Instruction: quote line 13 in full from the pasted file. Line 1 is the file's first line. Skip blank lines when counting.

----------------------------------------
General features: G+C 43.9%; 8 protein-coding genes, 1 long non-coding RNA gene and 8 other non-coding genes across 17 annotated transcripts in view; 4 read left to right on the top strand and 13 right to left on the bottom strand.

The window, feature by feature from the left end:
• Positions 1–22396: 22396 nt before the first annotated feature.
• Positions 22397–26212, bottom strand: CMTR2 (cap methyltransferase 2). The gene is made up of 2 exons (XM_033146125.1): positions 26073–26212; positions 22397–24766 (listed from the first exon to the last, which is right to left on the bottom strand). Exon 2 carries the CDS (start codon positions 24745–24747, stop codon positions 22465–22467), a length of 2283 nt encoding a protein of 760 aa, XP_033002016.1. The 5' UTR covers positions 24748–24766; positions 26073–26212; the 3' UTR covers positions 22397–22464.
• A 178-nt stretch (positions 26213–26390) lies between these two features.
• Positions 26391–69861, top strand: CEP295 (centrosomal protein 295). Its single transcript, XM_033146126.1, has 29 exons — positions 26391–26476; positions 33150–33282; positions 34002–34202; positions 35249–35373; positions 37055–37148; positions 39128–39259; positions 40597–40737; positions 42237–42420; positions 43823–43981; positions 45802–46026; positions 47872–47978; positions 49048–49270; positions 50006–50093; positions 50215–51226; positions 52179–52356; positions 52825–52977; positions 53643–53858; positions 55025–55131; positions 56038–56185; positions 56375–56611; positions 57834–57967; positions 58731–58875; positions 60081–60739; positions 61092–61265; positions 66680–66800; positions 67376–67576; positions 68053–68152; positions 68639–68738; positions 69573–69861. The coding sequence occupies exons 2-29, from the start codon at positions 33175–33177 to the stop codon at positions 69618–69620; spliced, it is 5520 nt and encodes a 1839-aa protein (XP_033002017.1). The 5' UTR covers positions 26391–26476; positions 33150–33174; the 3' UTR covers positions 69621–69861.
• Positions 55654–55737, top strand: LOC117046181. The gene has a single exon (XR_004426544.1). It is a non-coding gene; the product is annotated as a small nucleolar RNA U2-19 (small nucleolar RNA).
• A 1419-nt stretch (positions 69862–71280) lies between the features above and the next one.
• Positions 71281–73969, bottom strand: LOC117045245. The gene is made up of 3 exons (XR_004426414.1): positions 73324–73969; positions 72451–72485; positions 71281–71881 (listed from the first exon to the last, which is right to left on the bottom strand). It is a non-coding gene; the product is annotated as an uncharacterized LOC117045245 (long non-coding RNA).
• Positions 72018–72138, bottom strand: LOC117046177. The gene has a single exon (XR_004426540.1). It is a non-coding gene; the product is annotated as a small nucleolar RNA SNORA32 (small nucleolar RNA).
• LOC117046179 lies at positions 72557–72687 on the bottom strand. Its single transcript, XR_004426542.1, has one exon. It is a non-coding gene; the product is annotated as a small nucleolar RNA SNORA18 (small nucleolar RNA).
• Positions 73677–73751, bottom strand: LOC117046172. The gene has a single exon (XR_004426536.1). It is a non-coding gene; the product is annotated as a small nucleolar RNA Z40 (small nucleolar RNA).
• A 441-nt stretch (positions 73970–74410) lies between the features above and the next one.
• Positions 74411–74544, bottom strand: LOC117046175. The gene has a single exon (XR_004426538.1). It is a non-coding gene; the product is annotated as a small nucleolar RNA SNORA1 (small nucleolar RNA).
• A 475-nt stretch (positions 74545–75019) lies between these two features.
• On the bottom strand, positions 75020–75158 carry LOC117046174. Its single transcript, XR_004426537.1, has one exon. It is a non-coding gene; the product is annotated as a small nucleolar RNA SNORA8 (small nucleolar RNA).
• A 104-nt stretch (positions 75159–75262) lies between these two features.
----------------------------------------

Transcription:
• A 441-nt stretch (positions 73970–74410) lies between the features above and the next one.